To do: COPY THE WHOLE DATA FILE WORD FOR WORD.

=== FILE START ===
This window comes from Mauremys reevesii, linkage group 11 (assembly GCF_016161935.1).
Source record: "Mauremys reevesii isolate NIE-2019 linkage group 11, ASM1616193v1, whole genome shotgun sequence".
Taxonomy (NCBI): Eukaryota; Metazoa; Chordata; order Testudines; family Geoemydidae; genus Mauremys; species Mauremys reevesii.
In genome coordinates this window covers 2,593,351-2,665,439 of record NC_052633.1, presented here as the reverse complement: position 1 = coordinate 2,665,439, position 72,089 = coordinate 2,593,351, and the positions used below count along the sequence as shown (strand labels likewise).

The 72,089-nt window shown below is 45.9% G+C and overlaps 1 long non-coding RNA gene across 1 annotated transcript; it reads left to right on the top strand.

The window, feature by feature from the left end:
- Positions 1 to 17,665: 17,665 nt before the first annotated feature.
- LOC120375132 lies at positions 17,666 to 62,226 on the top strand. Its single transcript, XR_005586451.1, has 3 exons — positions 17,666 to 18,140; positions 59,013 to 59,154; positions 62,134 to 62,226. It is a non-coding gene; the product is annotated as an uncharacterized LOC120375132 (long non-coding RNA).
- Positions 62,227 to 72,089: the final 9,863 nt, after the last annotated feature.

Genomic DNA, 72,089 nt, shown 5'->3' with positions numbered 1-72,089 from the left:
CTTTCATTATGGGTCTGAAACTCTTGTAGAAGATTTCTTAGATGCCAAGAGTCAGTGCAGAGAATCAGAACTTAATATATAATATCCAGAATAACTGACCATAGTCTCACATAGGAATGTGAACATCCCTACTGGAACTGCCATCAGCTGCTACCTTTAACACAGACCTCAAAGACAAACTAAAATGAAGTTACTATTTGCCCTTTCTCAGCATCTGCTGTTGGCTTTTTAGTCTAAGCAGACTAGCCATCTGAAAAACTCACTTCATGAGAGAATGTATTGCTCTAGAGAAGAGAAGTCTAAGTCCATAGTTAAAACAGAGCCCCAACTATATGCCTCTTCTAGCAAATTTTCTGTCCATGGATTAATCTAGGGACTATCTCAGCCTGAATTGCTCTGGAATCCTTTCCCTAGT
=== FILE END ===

This window comes from Mauremys reevesii, linkage group 11 (assembly GCF_016161935.1).
Source record: "Mauremys reevesii isolate NIE-2019 linkage group 11, ASM1616193v1, whole genome shotgun sequence".
Taxonomy (NCBI): Eukaryota; Metazoa; Chordata; order Testudines; family Geoemydidae; genus Mauremys; species Mauremys reevesii.
In genome coordinates this window covers 2,593,351-2,665,439 of record NC_052633.1, presented here as the reverse complement: position 1 = coordinate 2,665,439, position 72,089 = coordinate 2,593,351, and the positions used below count along the sequence as shown (strand labels likewise).

The 72,089-nt window shown below is 45.9% G+C and overlaps 1 long non-coding RNA gene across 1 annotated transcript; it reads left to right on the top strand.

The window, feature by feature from the left end:
- Positions 1 to 17,665: 17,665 nt before the first annotated feature.
- LOC120375132 lies at positions 17,666 to 62,226 on the top strand. Its single transcript, XR_005586451.1, has 3 exons — positions 17,666 to 18,140; positions 59,013 to 59,154; positions 62,134 to 62,226. It is a non-coding gene; the product is annotated as an uncharacterized LOC120375132 (long non-coding RNA).
- Positions 62,227 to 72,089: the final 9,863 nt, after the last annotated feature.

Genomic DNA, 72,089 nt, shown 5'->3' with positions numbered 1-72,089 from the left:
CTTTCATTATGGGTCTGAAACTCTTGTAGAAGATTTCTTAGATGCCAAGAGTCAGTGCAGAGAATCAGAACTTAATATATAATATCCAGAATAACTGACCATAGTCTCACATAGGAATGTGAACATCCCTACTGGAACTGCCATCAGCTGCTACCTTTAACACAGACCTCAAAGACAAACTAAAATGAAGTTACTATTTGCCCTTTCTCAGCATCTGCTGTTGGCTTTTTAGTCTAAGCAGACTAGCCATCTGAAAAACTCACTTCATGAGAGAATGTATTGCTCTAGAGAAGAGAAGTCTAAGTCCATAGTTAAAACAGAGCCCCAACTATATGCCTCTTCTAGCAAATTTTCTGTCCATGGATTAATCTAGGGACTATCTCAGCCTGAATTGCTCTGGAATCCTTTCCCTAGT